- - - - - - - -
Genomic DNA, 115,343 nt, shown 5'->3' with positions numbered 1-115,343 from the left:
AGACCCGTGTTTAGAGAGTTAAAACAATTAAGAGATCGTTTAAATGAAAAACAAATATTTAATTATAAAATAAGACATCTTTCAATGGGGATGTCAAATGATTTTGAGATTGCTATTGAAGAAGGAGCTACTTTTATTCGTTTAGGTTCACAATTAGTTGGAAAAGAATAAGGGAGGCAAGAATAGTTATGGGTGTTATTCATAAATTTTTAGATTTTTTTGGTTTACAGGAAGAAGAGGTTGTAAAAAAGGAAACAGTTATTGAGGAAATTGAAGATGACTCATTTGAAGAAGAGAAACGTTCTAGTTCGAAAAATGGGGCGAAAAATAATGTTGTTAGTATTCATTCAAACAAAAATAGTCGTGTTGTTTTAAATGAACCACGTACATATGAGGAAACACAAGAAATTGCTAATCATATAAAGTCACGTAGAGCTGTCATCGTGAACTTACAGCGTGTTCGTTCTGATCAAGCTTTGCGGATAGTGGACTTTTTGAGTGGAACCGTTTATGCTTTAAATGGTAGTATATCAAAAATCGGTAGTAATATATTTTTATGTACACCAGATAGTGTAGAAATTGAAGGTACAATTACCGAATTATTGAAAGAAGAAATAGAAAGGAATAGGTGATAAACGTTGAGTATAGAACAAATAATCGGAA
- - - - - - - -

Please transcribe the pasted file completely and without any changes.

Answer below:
Genomic DNA, 115,343 nt, shown 5'->3' with positions numbered 1-115,343 from the left:
AGACCCGTGTTTAGAGAGTTAAAACAATTAAGAGATCGTTTAAATGAAAAACAAATATTTAATTATAAAATAAGACATCTTTCAATGGGGATGTCAAATGATTTTGAGATTGCTATTGAAGAAGGAGCTACTTTTATTCGTTTAGGTTCACAATTAGTTGGAAAAGAATAAGGGAGGCAAGAATAGTTATGGGTGTTATTCATAAATTTTTAGATTTTTTTGGTTTACAGGAAGAAGAGGTTGTAAAAAAGGAAACAGTTATTGAGGAAATTGAAGATGACTCATTTGAAGAAGAGAAACGTTCTAGTTCGAAAAATGGGGCGAAAAATAATGTTGTTAGTATTCATTCAAACAAAAATAGTCGTGTTGTTTTAAATGAACCACGTACATATGAGGAAACACAAGAAATTGCTAATCATATAAAGTCACGTAGAGCTGTCATCGTGAACTTACAGCGTGTTCGTTCTGATCAAGCTTTGCGGATAGTGGACTTTTTGAGTGGAACCGTTTATGCTTTAAATGGTAGTATATCAAAAATCGGTAGTAATATATTTTTATGTACACCAGATAGTGTAGAAATTGAAGGTACAATTACCGAATTATTGAAAGAAGAAATAGAAAGGAATAGGTGATAAACGTTGAGTATAGAACAAATAATCGGAA